The drama, "The Crucible," by Arthur Miller is based on real events which happened in the city of Salem, Massachusetts, in 1692. It was a witch trial where accusations were enough to accuse people of performing witchcraft and to sentence them to death. The author studied the records from the court, what the real people said, so the characters in the story are real. Arthur Miller presented the atmosphere of the Salem witch trials, which made neighbors turn against neighbor, the mood of a time when no one was safe.
The drama has also more modern connotation. This part of American political history in the 1940s and 1950s was characterized later as McCarthyism. The term refers to U.S. Senator Joseph McCarthy who initiated political repressions as well as a campaign spreading fear of Communist influence on American institutions. A congressional committee was conducting hearings to identify suspected Communists. Miller was called before the congressional committee and questioned about his activities with the American Communist Party. Miller refused to implicate others.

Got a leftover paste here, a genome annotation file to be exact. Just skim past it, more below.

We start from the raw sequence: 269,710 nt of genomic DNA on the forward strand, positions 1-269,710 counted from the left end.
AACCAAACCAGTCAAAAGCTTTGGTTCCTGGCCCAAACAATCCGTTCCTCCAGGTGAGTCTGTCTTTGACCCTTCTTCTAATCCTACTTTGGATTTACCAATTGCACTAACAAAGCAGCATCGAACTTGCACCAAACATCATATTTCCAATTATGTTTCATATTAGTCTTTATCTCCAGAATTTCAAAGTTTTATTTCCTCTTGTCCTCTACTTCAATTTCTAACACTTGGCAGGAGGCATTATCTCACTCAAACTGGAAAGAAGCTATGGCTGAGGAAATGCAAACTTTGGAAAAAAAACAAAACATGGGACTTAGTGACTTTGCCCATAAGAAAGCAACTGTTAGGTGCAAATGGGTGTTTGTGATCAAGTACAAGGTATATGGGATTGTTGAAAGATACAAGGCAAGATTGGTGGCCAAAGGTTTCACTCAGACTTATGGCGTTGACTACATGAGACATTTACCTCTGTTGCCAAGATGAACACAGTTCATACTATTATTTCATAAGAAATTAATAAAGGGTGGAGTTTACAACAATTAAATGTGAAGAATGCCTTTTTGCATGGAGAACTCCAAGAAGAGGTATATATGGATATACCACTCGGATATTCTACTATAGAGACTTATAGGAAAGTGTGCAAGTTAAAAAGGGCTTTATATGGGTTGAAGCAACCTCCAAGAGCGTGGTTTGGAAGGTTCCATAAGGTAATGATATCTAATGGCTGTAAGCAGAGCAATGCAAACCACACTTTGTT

One of the characters of the story, a woman who was accused of witchcraft, named as her helpers all women she knew. They were accused and sentenced to death. It happened many times in the Middle Ages and it took place in a relatively modern society. The mass hysteria with help of mass media is able to turn the peaceful citizens, yesterday's neighbors, to mob.
The drama is deductive and well written, it's good for playing on the stage and just for reading.